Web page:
4. ejh said,

    July 4, 2008 at 6:02 pm

    I ‘ve spent some time in Port Erin because there used to be a very strong chess tournament there (and two very good pubs). As far as I could tell all the local youth were elsewhere and most of the proletariat were from Liverpool.

  5. Soliver said,

    July 4, 2008 at 8:17 pm

    What an accurate assessment of the Barclays take over of our have not mentioned the bullying tactics that they employ.

  6. July 9, 2008 at 2:33 pm

    Re Doug at 3 and ejh at 4: A large part of Jersey’s proletariat is Scouse too. The indigenous working class there are classic labour aristocracy, bought off by a very high standard of living underwritten by the precarious seasonal labour of scouse and jock proles who are legally denied the right to even rent property under Jersey’s indeed apartheid-like laws – and also by the even more precarious seasonal labour of Portuguese temporary migrants (mainly from peasant communities in the Atlantic islands). Second generation Portuguese migrants have found ways of evading the exclusive residency laws, but are now facing fierce competition from migrant labour from the Accession states (the Polish invasion of Jersey actually pre-dated Accession by a couple of years, due to Jersey’s odd EU status): now that Portugal is no longer a Third World state, the starvation wages they have been used to in Jersey are starvation wages in Portugal too, whereas the wage gap between Jersey and Poland remains huge. Despite the economic viability of the Jersey model resting on the hyper-exloitation of migrant labour (as with Mexicans and Central Americans in California), their very presence generates disgusting racism among the Jersey natives.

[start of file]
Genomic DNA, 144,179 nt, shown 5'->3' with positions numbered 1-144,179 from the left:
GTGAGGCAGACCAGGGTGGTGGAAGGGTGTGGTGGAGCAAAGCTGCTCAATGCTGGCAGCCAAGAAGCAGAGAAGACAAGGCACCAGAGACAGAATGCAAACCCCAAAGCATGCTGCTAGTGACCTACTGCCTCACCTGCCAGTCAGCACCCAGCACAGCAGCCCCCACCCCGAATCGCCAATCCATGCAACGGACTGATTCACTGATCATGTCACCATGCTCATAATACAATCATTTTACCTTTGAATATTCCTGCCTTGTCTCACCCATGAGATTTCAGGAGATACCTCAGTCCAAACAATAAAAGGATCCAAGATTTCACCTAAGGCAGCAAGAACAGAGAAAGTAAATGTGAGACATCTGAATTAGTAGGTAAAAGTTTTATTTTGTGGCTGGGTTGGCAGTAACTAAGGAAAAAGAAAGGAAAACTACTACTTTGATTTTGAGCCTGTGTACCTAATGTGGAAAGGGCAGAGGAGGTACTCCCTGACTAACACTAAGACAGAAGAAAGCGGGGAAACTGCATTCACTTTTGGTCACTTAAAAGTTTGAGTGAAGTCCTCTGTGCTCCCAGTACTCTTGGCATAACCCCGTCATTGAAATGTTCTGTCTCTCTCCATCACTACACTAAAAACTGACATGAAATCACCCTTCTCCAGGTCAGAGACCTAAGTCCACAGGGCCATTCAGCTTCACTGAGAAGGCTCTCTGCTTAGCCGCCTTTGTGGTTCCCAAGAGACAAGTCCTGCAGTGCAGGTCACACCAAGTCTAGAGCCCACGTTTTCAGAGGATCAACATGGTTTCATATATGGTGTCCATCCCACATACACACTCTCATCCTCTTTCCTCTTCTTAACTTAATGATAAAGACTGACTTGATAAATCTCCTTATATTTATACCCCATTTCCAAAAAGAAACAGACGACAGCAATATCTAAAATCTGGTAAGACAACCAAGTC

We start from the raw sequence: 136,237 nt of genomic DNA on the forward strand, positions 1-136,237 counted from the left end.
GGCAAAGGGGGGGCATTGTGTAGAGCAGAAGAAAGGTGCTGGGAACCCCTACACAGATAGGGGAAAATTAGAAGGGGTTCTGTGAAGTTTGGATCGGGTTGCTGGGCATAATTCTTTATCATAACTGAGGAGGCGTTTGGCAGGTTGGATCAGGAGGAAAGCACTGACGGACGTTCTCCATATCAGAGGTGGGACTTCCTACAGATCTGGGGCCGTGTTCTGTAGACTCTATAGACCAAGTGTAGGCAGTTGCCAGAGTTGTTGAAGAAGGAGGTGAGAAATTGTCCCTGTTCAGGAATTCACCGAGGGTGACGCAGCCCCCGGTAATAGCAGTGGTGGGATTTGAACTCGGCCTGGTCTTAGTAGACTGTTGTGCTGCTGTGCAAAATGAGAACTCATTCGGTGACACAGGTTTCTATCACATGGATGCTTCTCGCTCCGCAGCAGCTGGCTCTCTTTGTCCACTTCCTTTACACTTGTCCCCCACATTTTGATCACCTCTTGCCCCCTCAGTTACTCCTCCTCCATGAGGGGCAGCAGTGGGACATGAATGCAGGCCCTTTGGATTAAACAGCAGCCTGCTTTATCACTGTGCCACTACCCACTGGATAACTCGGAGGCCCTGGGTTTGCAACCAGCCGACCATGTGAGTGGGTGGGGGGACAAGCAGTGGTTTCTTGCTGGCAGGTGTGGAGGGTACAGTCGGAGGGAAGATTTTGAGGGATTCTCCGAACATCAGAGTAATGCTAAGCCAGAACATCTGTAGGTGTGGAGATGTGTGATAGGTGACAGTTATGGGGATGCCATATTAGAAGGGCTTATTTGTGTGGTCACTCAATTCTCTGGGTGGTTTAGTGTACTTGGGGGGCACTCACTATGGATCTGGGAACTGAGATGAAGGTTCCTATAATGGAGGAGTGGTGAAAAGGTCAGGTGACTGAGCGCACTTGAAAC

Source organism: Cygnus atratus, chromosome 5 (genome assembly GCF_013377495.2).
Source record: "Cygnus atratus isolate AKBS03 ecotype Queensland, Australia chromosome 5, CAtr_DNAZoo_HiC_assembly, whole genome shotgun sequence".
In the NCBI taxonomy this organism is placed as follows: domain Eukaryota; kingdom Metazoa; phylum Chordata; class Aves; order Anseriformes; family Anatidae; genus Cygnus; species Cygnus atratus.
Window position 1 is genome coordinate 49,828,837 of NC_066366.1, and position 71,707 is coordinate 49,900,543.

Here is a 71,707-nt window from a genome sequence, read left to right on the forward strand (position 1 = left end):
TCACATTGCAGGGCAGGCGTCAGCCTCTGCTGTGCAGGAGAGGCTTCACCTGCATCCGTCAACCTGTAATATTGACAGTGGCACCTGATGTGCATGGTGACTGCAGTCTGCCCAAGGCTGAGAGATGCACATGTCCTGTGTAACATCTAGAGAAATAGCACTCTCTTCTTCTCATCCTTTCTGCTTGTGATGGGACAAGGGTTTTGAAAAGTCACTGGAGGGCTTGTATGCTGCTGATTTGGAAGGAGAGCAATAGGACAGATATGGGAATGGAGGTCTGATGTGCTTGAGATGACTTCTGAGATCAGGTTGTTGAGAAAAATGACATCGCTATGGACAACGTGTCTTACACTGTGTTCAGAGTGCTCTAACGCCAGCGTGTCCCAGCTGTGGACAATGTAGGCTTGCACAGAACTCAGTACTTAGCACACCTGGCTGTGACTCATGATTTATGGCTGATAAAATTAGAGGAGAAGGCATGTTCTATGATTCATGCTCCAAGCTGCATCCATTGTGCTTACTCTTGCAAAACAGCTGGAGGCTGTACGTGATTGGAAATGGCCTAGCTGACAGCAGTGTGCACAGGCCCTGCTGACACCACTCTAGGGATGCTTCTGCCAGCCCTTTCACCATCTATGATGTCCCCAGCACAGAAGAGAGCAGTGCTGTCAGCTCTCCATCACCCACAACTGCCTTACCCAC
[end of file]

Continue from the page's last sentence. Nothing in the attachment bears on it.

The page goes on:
Sorry, lots of sweeping statements. Jèrriais is, however, a very cool language, and I am glad it has been revived.

  7. Dear Koba said,

    July 10, 2008 at 12:37 am

    There has been some intensive effort by the GMB to recruit workers in the Channel Islands over the last few months.

    I understand these are linked with proposals to form a Jersey labour party – the initiative coming from Jersey workers themselves.

    But we shall see.

  8. ejh said,

    July 10, 2008 at 9:31 am

    Didn’t the GMB or somebody hold their conference on Jersey a few years ago?

    That business about renting property. Where do people live then? Do they have to either buy or live in hotels? Tents?

    Oh, I remember – on getting back from aforesaid chess tournament I was in a pub in the City of London and at the next table was a Manx-language session. I wonder what that was all about.

  9. Luton Diesel said,

    September 30, 2008 at 3:04 pm

    Dude… the correct nomenclature is Les Iles anglo-normandes. For the French – and indeed, objectively – they’re not really dans la manche, but off the coast of Normandy.